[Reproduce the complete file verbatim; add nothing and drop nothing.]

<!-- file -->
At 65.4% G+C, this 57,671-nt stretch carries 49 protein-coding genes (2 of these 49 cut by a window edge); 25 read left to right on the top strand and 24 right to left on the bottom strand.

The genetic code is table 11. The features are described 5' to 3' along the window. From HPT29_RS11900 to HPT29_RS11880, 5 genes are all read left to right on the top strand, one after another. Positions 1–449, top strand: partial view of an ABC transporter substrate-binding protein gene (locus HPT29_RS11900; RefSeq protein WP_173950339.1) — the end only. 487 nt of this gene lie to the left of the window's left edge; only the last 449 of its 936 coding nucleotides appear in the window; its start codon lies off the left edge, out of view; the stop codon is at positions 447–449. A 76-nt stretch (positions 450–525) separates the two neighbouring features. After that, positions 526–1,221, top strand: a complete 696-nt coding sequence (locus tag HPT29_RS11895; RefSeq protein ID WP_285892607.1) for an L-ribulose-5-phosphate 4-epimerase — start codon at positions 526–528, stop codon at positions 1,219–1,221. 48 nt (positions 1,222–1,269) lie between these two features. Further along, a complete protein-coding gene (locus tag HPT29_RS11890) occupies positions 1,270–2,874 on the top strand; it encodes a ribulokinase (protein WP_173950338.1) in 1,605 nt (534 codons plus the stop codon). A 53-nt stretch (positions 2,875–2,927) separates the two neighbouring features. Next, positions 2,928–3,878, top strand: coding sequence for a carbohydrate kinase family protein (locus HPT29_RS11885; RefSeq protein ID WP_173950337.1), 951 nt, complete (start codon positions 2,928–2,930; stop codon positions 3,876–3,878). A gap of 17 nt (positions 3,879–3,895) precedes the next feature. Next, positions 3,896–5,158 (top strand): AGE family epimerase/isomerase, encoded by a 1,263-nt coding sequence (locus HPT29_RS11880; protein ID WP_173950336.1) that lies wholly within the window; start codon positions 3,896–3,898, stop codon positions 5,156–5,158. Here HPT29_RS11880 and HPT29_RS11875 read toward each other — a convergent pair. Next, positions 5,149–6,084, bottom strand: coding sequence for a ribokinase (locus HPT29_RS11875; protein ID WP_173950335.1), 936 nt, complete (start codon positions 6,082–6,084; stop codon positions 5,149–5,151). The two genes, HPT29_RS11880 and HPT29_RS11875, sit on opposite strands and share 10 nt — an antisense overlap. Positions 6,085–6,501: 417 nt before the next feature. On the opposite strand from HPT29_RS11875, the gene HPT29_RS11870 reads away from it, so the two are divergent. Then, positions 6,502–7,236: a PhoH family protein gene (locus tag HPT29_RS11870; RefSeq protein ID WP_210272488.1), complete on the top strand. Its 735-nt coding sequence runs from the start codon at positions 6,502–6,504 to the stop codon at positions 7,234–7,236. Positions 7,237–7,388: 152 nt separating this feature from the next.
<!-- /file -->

At 65.4% G+C, this 57,671-nt stretch carries 49 protein-coding genes (2 of these 49 cut by a window edge); 25 read left to right on the top strand and 24 right to left on the bottom strand.

The genetic code is table 11. The features are described 5' to 3' along the window. From HPT29_RS11900 to HPT29_RS11880, 5 genes are all read left to right on the top strand, one after another. Positions 1–449, top strand: partial view of an ABC transporter substrate-binding protein gene (locus HPT29_RS11900; RefSeq protein WP_173950339.1) — the end only. 487 nt of this gene lie to the left of the window's left edge; only the last 449 of its 936 coding nucleotides appear in the window; its start codon lies off the left edge, out of view; the stop codon is at positions 447–449. A 76-nt stretch (positions 450–525) separates the two neighbouring features. After that, positions 526–1,221, top strand: a complete 696-nt coding sequence (locus tag HPT29_RS11895; RefSeq protein ID WP_285892607.1) for an L-ribulose-5-phosphate 4-epimerase — start codon at positions 526–528, stop codon at positions 1,219–1,221. 48 nt (positions 1,222–1,269) lie between these two features. Further along, a complete protein-coding gene (locus tag HPT29_RS11890) occupies positions 1,270–2,874 on the top strand; it encodes a ribulokinase (protein WP_173950338.1) in 1,605 nt (534 codons plus the stop codon). A 53-nt stretch (positions 2,875–2,927) separates the two neighbouring features. Next, positions 2,928–3,878, top strand: coding sequence for a carbohydrate kinase family protein (locus HPT29_RS11885; RefSeq protein ID WP_173950337.1), 951 nt, complete (start codon positions 2,928–2,930; stop codon positions 3,876–3,878). A gap of 17 nt (positions 3,879–3,895) precedes the next feature. Next, positions 3,896–5,158 (top strand): AGE family epimerase/isomerase, encoded by a 1,263-nt coding sequence (locus HPT29_RS11880; protein ID WP_173950336.1) that lies wholly within the window; start codon positions 3,896–3,898, stop codon positions 5,156–5,158. Here HPT29_RS11880 and HPT29_RS11875 read toward each other — a convergent pair. Next, positions 5,149–6,084, bottom strand: coding sequence for a ribokinase (locus HPT29_RS11875; protein ID WP_173950335.1), 936 nt, complete (start codon positions 6,082–6,084; stop codon positions 5,149–5,151). The two genes, HPT29_RS11880 and HPT29_RS11875, sit on opposite strands and share 10 nt — an antisense overlap. Positions 6,085–6,501: 417 nt before the next feature. On the opposite strand from HPT29_RS11875, the gene HPT29_RS11870 reads away from it, so the two are divergent. Then, positions 6,502–7,236: a PhoH family protein gene (locus tag HPT29_RS11870; RefSeq protein ID WP_210272488.1), complete on the top strand. Its 735-nt coding sequence runs from the start codon at positions 6,502–6,504 to the stop codon at positions 7,234–7,236. Positions 7,237–7,388: 152 nt separating this feature from the next.